Empirical work on household consumption informed by theories of social practice has grown exponentially in the last few years. This is partly due to conceptual developments positing practices as being comprised of materials, meanings and skills. Such formulations are readily applied to empirical investigations. As the aim of a growing body of empirical work with theories of social practice is to present evidence for how practices can, should, have or might change in the future towards improved sustainability, greater questioning and broader reflection about methods and approaches would be helpful. In the interests of contributing to such methodological discussions and broadening out the range of tools available, this paper is concerned with how to study the processes and dynamics involved in the globalisation of practices. We do so by adapting a method of scrapbooking used as a cultural probe in human–computer interactions research. We apply this method in a qualitative study with international students studying in Australia where we combined interviewing techniques with a purpose-designed practice memory scrapbook containing a variety of images of current and historical practices. Practices of interest were those related to keeping warm, cool, laundering and bathing. We found the scrapbook useful in four main ways: it facilitated discussion about mundane everyday practices; it uncovered assumptions about “normal” ways of carrying out everyday practices; it foregrounded the absence/presence of material elements; and it facilitated reflection on how practice entities are changing. We conclude that the practice memory scrapbook is a useful and complementary qualitative research method to consider in studies seeking to understand the practice dynamics involved in globalisation.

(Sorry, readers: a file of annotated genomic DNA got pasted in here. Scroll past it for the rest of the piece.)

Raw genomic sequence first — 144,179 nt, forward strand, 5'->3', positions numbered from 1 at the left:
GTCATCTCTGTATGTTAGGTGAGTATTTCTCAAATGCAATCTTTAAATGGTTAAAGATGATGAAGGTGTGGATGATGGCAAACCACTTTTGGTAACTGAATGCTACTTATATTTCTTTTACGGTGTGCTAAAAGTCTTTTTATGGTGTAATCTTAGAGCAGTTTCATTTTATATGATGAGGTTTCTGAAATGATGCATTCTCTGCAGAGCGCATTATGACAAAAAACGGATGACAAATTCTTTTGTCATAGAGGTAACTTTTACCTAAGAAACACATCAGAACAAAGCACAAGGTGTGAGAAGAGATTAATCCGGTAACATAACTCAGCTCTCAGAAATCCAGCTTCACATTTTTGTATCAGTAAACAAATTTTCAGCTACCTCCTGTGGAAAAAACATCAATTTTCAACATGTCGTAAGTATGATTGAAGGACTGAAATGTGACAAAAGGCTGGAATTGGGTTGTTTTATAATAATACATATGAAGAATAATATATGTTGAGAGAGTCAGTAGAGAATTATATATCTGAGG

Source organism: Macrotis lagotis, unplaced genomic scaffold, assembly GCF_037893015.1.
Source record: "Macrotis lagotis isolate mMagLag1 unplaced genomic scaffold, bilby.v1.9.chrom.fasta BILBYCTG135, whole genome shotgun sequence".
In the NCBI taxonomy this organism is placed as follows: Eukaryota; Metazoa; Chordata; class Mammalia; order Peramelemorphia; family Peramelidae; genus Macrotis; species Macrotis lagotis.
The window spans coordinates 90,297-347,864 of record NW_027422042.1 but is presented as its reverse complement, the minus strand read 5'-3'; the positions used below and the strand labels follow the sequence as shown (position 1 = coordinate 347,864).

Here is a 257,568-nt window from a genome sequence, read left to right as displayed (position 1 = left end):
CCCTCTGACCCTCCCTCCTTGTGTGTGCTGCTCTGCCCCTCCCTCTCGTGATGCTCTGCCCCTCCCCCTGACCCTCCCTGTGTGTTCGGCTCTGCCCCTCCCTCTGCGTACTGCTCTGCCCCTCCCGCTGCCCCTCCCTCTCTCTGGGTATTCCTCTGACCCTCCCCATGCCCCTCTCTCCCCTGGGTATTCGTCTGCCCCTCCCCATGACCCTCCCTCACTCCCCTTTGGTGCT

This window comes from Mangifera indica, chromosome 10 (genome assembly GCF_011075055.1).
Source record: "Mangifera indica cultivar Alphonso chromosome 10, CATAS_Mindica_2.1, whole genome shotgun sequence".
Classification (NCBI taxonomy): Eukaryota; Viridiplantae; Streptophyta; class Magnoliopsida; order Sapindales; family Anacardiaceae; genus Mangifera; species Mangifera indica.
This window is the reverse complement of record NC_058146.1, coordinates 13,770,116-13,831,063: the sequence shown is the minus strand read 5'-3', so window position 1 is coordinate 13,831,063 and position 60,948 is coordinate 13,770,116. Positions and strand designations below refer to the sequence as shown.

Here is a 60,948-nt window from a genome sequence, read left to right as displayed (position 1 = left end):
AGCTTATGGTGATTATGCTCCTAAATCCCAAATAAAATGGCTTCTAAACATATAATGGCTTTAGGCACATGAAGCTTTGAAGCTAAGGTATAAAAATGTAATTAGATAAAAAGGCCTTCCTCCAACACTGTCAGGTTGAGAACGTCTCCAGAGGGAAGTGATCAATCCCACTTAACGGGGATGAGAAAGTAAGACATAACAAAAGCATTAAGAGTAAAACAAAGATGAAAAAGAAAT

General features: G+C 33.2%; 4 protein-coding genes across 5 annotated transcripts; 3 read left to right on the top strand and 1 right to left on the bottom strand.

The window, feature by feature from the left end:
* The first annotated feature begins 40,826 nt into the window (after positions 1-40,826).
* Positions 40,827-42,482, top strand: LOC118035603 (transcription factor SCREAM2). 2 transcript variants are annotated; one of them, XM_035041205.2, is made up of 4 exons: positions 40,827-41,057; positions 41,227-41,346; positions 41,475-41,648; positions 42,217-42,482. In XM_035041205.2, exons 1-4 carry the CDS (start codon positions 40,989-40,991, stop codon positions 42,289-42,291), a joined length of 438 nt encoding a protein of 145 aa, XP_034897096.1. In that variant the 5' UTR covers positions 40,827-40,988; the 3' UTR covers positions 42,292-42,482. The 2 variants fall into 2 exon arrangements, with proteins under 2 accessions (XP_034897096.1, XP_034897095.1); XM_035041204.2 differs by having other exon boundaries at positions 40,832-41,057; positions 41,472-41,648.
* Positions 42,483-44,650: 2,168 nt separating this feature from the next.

- social practice change